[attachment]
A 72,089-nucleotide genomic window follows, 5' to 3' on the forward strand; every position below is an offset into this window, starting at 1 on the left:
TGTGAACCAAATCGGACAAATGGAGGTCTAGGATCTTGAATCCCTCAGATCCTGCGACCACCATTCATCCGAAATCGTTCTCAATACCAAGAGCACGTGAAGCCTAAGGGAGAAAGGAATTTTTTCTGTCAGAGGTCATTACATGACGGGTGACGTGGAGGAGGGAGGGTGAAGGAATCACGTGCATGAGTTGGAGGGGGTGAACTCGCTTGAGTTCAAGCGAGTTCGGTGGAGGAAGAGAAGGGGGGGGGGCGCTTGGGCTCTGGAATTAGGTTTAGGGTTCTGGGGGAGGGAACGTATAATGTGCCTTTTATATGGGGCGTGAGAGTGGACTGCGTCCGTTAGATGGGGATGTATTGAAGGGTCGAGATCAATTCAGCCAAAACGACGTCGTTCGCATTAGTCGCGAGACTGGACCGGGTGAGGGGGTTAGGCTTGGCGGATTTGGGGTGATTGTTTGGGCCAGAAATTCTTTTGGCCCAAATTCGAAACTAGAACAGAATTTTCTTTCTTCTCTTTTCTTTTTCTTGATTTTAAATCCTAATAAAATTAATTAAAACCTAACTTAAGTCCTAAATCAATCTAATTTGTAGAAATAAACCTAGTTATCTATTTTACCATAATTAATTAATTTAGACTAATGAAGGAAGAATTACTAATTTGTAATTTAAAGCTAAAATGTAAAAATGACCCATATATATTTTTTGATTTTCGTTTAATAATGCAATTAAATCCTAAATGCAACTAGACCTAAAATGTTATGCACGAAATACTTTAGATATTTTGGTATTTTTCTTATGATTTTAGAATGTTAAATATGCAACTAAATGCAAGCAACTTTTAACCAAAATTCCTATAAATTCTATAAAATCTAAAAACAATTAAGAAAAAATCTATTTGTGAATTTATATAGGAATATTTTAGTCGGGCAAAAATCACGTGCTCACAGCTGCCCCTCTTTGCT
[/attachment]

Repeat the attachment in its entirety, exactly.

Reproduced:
A 72,089-nucleotide genomic window follows, 5' to 3' on the forward strand; every position below is an offset into this window, starting at 1 on the left:
TGTGAACCAAATCGGACAAATGGAGGTCTAGGATCTTGAATCCCTCAGATCCTGCGACCACCATTCATCCGAAATCGTTCTCAATACCAAGAGCACGTGAAGCCTAAGGGAGAAAGGAATTTTTTCTGTCAGAGGTCATTACATGACGGGTGACGTGGAGGAGGGAGGGTGAAGGAATCACGTGCATGAGTTGGAGGGGGTGAACTCGCTTGAGTTCAAGCGAGTTCGGTGGAGGAAGAGAAGGGGGGGGGGCGCTTGGGCTCTGGAATTAGGTTTAGGGTTCTGGGGGAGGGAACGTATAATGTGCCTTTTATATGGGGCGTGAGAGTGGACTGCGTCCGTTAGATGGGGATGTATTGAAGGGTCGAGATCAATTCAGCCAAAACGACGTCGTTCGCATTAGTCGCGAGACTGGACCGGGTGAGGGGGTTAGGCTTGGCGGATTTGGGGTGATTGTTTGGGCCAGAAATTCTTTTGGCCCAAATTCGAAACTAGAACAGAATTTTCTTTCTTCTCTTTTCTTTTTCTTGATTTTAAATCCTAATAAAATTAATTAAAACCTAACTTAAGTCCTAAATCAATCTAATTTGTAGAAATAAACCTAGTTATCTATTTTACCATAATTAATTAATTTAGACTAATGAAGGAAGAATTACTAATTTGTAATTTAAAGCTAAAATGTAAAAATGACCCATATATATTTTTTGATTTTCGTTTAATAATGCAATTAAATCCTAAATGCAACTAGACCTAAAATGTTATGCACGAAATACTTTAGATATTTTGGTATTTTTCTTATGATTTTAGAATGTTAAATATGCAACTAAATGCAAGCAACTTTTAACCAAAATTCCTATAAATTCTATAAAATCTAAAAACAATTAAGAAAAAATCTATTTGTGAATTTATATAGGAATATTTTAGTCGGGCAAAAATCACGTGCTCACAGCTGCCCCTCTTTGCT